Minneapolis Management Firm Said on Track

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A report on the Minneapolis schools' first six months under the leadership of a private company shows that the district's new management has achieved most of its short-term goals.

But the findings also reveal that the company's most difficult tasks lie ahead.

The internal report, released last month, says that the district's curriculum is outdated and ineffective and that its professional support for teachers is insufficient. And it shows that the company still must figure out a way to close the achievement gap between white and minority children in the 44,000-student district.

The findings were reported by school officials and Public Strategies Group Inc., the for-profit, St. Paul-based consulting firm hired by the school board last December to oversee the district's operations. (See Education Week, Feb. 9, 1994.)

Minneapolis was the first district in the nation to turn over its leadership to a private company.

Other districts have contracted with for-profit outfits to handle certain functions or manage selected schools. Late last month, the Hartford, Conn., school board voted to enter negotiations with Education Alternatives Inc. on a contract for managing the whole district. (See story, page 1.)

But the Minneapolis contract differs from other arrangements in that Public Strategies is paid only for the results it achieves.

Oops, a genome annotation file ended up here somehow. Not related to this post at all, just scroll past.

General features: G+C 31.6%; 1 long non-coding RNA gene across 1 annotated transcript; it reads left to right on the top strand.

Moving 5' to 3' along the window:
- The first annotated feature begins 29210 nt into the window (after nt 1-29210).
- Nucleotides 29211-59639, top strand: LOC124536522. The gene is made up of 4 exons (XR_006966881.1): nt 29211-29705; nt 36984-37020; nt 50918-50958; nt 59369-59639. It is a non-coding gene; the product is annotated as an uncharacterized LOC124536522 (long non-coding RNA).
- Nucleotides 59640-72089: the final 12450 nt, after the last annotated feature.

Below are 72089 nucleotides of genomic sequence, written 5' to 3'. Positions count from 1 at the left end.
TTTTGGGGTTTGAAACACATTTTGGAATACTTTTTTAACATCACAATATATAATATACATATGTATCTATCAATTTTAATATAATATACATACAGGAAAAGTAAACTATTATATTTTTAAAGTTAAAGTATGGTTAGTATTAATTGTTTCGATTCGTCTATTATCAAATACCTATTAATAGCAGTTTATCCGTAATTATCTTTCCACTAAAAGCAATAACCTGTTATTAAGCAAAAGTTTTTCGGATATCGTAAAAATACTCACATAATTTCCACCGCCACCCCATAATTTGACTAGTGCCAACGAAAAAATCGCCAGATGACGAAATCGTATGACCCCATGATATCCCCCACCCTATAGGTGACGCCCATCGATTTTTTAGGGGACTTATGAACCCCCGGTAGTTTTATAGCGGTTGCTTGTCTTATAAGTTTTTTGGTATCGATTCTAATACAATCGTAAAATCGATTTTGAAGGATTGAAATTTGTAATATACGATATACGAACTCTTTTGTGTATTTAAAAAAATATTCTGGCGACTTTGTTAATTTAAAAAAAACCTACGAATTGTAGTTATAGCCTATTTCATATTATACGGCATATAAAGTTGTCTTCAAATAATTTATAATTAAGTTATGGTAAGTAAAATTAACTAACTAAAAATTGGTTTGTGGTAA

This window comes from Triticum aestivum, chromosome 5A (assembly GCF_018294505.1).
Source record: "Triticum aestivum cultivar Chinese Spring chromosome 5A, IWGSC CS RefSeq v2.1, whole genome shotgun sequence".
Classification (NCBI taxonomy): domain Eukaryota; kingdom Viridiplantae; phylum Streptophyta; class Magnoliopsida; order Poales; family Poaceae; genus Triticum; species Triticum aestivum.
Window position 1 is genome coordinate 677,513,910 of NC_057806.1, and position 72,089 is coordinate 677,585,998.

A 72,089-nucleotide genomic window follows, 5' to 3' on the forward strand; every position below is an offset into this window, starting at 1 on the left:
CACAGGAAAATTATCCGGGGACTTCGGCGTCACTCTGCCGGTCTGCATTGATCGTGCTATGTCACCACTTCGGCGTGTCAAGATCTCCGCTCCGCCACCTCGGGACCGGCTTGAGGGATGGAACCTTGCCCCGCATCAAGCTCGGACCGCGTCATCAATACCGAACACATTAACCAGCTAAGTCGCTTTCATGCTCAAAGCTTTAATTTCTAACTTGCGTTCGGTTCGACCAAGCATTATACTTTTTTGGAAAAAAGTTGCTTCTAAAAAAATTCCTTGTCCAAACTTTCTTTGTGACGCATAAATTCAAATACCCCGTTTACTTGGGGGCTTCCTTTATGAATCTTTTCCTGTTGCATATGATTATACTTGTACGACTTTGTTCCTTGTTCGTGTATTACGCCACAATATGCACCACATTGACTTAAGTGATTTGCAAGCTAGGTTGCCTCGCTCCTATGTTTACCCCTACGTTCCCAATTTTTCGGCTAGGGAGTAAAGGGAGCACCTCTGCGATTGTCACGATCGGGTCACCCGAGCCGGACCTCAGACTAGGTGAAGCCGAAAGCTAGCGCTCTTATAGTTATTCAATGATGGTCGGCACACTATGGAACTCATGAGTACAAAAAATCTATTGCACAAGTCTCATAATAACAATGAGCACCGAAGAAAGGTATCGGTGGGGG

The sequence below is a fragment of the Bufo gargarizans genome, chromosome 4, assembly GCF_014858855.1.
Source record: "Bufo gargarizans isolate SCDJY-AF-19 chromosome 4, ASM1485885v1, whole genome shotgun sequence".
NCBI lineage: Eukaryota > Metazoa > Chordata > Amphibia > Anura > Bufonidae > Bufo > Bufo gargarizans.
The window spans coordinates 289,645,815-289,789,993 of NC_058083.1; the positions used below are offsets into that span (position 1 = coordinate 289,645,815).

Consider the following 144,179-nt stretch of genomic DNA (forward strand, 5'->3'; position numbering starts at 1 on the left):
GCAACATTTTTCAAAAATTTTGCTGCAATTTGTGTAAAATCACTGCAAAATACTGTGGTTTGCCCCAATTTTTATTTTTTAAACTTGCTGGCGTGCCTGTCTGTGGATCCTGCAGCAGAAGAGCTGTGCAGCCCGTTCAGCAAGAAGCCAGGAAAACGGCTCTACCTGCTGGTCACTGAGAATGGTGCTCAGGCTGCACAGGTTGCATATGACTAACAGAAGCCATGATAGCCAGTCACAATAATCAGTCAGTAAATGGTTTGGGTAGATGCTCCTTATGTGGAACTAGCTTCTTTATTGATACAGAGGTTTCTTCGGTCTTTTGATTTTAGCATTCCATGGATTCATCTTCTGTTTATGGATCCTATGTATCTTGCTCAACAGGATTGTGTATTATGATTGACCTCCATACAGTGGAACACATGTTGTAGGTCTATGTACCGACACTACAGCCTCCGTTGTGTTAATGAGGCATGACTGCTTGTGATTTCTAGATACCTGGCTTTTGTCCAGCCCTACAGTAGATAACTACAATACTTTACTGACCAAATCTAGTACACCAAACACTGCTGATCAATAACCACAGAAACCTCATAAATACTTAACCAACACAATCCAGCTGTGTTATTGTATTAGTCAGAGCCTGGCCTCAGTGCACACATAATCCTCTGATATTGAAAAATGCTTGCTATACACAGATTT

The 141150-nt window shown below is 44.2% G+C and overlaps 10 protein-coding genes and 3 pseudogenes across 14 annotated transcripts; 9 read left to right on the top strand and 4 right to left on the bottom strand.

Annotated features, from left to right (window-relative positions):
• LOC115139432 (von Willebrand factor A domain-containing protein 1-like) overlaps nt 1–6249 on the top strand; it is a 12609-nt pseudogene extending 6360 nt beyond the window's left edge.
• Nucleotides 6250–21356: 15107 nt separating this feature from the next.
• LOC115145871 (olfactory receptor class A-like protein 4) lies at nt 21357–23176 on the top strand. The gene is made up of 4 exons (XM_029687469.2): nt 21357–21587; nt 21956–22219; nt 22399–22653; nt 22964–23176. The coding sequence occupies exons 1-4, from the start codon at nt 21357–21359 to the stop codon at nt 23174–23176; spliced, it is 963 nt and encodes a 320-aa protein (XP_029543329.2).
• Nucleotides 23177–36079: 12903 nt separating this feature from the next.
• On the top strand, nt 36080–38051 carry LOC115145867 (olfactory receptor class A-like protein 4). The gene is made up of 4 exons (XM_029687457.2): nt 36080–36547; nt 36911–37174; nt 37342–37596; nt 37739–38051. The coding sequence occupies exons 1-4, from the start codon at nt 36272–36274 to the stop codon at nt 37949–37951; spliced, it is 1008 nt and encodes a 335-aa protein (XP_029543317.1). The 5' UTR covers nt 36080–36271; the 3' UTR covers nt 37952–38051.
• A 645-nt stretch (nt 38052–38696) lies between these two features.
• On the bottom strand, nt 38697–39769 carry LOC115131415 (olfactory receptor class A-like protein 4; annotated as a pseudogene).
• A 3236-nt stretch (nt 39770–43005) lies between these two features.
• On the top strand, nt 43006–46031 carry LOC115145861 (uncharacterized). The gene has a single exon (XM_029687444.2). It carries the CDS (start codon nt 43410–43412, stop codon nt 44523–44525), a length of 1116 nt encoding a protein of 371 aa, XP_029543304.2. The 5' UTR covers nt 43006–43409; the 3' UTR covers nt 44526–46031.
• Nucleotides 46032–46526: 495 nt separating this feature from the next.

For instance, the company completed 30 of the 41 tasks in its first six-month contract with the school board, the report shows.

But it failed to negotiate employee contracts within budget and will not be paid the $6,000 fee assigned to that task, said Laura Tueting Nelson, a spokeswoman for Superintendent Peter Hutchinson, the president of Public Strategies.

Over all, the company has earned $165,000 out of a possible $244,000 for its first six months on the job.

The school board appears to be pleased with the results.

The board president, Ann Kaari, said in a statement that Mr. Hutchinson "has given us a new way to approach achieving our central goal: improving achievement for all students, and particularly students of color.''

The company's plan for addressing the schools' most pressing needs will be in its next working contract, which is expected to be finished this month, Ms. Nelson said.

Vol. 13, Issue 40

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